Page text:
It’s important to understand long-term care payment options

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As a loved one’s health declines, we are faced with a series of concerns including emotional fears and uncertainty, as well as the very real fear of the depletion of financial resources.

Especially for a spouse, the anguish of placing a spouse into a facility is compounded by the fear of being able to survive at home on limited resources.

It is no secret nursing home care is expensive. Residents easily can pay between $78,000 and $168,000 per year. Unfortunately, health insurance policies, including Medicare and Tricare, do not cover long-term care.

Although they may cover all or part of the rehab that often segues into long-term care, when the individual moves from rehab to long-term care, those insurance policies stop paying for the stay at the facility.

Because health insurance does not pay for nursing home care, the question remains as to how the cost of care is covered. There are five common ways residents pay for care.

Residents pay using personal funds. This can include income and assets such as bank accounts, investment accounts, the liquidation of real and personal property and even retirement proceeds.

Although some of these assets would be exempt under Medicaid requirements, if the individual is not aware of Medicaid exemptions, families often use every available resource to pay for care.

Without careful planning, even at the time of entering the facility, individuals as well as couples easily can deplete all resources within a matter of months.

Residents may use a Long-Term Care Insurance policy to pay for care. Long-Term Care Insurance is a tailor-made policy that pays a daily rate to help cover care at home, at an assisted living facility or in a nursing facility.

Policies vary significantly in their terms with the duration of payments ranging from a few years to unlimited stays. Long-Term Care Insurance can be a costly investment. However, if owned at the time of need, they can provide a period of protection for assets.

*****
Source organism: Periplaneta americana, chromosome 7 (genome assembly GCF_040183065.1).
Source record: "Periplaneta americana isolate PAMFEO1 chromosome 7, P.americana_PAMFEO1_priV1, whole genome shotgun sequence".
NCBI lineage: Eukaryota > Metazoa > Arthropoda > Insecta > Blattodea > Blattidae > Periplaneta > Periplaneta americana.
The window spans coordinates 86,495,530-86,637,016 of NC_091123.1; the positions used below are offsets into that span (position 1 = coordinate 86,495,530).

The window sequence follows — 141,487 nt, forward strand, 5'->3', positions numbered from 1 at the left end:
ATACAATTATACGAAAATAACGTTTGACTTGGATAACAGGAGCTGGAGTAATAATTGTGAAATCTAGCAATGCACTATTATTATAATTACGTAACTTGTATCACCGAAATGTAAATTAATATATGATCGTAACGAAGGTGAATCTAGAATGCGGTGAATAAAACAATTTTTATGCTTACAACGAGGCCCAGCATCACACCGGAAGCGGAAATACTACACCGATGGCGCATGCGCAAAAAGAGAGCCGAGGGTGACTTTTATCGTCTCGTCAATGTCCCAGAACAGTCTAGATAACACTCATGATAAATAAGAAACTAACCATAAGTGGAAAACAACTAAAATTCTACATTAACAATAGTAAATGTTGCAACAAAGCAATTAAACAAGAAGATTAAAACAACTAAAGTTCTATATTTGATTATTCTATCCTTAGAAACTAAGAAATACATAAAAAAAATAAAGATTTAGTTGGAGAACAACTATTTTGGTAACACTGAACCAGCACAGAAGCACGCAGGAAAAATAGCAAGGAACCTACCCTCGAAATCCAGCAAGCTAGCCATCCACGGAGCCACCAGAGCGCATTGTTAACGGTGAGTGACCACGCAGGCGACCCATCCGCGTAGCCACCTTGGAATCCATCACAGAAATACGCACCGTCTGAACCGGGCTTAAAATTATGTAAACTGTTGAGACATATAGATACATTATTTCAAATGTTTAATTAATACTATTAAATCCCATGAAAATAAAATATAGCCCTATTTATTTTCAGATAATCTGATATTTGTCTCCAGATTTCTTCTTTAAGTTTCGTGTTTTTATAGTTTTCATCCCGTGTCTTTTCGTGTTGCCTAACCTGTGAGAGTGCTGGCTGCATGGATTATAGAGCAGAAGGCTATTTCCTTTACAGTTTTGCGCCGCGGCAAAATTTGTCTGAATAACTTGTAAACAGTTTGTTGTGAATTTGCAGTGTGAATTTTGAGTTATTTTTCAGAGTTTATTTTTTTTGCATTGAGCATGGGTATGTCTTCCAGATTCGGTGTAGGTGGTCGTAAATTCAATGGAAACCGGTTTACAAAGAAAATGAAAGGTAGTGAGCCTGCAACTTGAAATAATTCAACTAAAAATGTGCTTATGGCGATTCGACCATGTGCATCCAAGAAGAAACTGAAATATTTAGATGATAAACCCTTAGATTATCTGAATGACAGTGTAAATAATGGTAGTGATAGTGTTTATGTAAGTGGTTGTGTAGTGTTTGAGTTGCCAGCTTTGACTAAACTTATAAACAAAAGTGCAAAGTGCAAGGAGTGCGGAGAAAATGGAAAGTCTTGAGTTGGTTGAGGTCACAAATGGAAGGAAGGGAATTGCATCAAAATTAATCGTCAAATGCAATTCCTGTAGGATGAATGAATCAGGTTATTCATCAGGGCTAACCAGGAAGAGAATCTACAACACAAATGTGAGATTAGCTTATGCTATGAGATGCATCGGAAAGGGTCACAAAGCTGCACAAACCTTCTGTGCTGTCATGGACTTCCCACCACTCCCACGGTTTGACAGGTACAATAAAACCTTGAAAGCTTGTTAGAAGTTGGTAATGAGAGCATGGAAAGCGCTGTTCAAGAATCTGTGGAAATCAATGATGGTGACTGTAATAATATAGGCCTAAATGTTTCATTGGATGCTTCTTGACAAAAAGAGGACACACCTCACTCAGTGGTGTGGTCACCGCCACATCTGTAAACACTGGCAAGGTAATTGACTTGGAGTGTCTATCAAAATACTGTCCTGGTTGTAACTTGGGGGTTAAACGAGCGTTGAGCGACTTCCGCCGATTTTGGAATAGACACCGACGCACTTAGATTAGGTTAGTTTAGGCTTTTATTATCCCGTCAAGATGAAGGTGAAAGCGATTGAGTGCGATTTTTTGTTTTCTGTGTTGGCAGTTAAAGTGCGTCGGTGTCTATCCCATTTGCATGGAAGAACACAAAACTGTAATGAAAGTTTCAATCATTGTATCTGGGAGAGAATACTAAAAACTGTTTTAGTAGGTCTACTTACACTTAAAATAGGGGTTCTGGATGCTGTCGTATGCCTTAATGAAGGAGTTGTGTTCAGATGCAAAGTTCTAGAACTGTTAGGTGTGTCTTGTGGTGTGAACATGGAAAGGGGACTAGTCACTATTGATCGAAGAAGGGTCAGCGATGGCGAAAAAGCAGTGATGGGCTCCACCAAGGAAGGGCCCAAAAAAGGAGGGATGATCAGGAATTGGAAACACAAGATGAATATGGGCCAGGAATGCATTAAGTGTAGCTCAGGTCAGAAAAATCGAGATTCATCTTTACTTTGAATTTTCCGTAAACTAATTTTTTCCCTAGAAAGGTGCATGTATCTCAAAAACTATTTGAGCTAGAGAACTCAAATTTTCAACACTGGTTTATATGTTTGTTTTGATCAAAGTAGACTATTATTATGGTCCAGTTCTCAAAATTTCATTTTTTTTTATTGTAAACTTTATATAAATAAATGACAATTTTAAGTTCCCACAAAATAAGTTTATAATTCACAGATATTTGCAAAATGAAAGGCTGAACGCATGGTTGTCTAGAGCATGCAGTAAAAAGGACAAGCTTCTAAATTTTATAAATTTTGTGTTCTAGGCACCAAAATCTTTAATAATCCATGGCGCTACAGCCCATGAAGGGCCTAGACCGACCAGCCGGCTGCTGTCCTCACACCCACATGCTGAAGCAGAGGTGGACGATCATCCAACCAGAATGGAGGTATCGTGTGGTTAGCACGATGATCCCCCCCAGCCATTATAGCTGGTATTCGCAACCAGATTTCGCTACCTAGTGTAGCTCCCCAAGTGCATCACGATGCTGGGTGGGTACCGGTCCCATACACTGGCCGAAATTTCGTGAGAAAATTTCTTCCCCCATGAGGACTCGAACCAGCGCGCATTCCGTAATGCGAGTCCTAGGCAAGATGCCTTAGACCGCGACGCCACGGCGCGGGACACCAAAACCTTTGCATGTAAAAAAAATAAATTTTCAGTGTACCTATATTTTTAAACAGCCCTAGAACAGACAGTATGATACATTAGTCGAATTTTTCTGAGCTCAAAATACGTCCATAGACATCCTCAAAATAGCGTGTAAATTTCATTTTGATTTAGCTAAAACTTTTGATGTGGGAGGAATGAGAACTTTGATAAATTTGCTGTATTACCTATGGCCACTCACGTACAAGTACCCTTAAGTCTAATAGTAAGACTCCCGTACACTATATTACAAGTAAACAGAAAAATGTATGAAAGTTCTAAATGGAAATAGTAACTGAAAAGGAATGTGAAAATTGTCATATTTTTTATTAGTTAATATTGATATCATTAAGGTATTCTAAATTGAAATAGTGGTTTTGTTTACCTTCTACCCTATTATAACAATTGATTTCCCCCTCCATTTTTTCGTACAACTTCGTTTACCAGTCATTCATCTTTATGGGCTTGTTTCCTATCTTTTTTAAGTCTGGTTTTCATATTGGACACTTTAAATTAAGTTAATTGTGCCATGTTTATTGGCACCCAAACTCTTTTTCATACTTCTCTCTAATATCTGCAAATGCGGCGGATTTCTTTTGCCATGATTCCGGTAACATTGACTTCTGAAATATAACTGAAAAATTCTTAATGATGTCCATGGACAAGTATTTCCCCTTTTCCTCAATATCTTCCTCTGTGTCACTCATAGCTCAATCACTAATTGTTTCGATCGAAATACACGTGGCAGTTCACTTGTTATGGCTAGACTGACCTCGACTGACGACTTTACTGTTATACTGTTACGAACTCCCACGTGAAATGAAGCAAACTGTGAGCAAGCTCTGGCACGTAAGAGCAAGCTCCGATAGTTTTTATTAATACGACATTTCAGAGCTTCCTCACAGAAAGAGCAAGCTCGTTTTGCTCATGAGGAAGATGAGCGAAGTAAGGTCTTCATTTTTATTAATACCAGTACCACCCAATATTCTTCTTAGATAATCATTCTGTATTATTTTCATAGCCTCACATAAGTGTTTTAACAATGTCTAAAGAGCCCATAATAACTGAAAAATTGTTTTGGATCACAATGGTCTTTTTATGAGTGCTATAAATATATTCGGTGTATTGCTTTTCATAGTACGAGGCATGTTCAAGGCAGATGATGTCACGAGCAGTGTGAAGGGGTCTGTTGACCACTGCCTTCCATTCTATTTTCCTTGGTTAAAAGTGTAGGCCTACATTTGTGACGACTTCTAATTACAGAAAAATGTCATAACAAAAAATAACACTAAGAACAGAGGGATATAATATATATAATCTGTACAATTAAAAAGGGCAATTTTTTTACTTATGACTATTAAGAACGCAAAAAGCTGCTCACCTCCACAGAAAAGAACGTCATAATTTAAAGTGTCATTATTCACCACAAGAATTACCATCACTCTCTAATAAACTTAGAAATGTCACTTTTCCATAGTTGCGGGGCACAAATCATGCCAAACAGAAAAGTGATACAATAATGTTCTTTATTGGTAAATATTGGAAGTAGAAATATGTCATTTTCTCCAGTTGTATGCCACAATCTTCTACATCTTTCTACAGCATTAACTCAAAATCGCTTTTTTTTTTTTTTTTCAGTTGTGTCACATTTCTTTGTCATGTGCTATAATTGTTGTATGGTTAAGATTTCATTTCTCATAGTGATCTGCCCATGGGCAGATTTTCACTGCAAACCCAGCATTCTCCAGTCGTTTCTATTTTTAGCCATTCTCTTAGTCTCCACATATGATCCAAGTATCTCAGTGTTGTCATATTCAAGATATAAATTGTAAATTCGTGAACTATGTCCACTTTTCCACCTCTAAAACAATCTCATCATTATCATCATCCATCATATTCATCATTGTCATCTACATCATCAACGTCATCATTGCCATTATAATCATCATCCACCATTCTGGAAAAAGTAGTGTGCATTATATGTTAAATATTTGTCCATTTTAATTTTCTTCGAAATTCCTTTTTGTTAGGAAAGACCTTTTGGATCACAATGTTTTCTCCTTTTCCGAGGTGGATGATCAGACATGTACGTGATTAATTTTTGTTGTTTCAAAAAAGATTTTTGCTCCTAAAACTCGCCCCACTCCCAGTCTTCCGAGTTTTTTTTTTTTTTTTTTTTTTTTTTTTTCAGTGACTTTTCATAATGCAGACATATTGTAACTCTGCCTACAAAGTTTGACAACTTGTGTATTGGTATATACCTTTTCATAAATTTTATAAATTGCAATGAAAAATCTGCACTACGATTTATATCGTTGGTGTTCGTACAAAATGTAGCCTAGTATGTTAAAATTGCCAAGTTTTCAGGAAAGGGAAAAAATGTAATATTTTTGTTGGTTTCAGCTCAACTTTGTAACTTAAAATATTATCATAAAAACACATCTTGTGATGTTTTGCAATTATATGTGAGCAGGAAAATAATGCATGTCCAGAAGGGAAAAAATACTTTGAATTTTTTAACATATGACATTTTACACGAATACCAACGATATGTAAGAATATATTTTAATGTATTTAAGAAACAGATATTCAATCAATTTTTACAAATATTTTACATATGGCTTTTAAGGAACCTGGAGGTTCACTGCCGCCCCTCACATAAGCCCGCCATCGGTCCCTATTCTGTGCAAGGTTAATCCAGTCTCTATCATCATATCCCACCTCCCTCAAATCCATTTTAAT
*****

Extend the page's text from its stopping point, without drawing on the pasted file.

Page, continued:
Residents who have served in the armed forces may qualify for one or more veterans’ benefits programs. Some programs provide full coverage for veterans in contracted facilities. Other programs provide enhanced pensions that, when added to existing income, may be enough to pay for the monthly cost of care.

Even if not quite enough to cover the full cost, the additional income may slow the necessity of using saved assets to pay for care.

Residents frequently use the government’s Medicaid program. Medicaid is a federal program that is administered by the states. For that reason, states often have varying rules and exemptions for Medicaid eligibility. Even when individuals begin by paying out of their own assets, upon depletion of those assets, residents can apply to the Medicaid program to cover their care.

With good planning, Medicaid can be used without the total loss of assets for an individual or a couple.

Residents may combine personal assets with gifts from children or other non-spouse loved ones. Tragically, many families are unaware of the option to apply for Medicaid or are afraid of losing a specific asset, such as a family farm. Family members also unintentionally may sign a personal guarantee for nursing home costs and feel obligated to scrape the money together each month. However, federal and state law is clear that third parties are not obligated for the cost of care.

Long-term care is expensive and the fear of the financial cost can be nearly as frightening as the medical reasons for going. Understand the options and engage in realistic planning to ensure care costs are met without losing a lifetime of savings.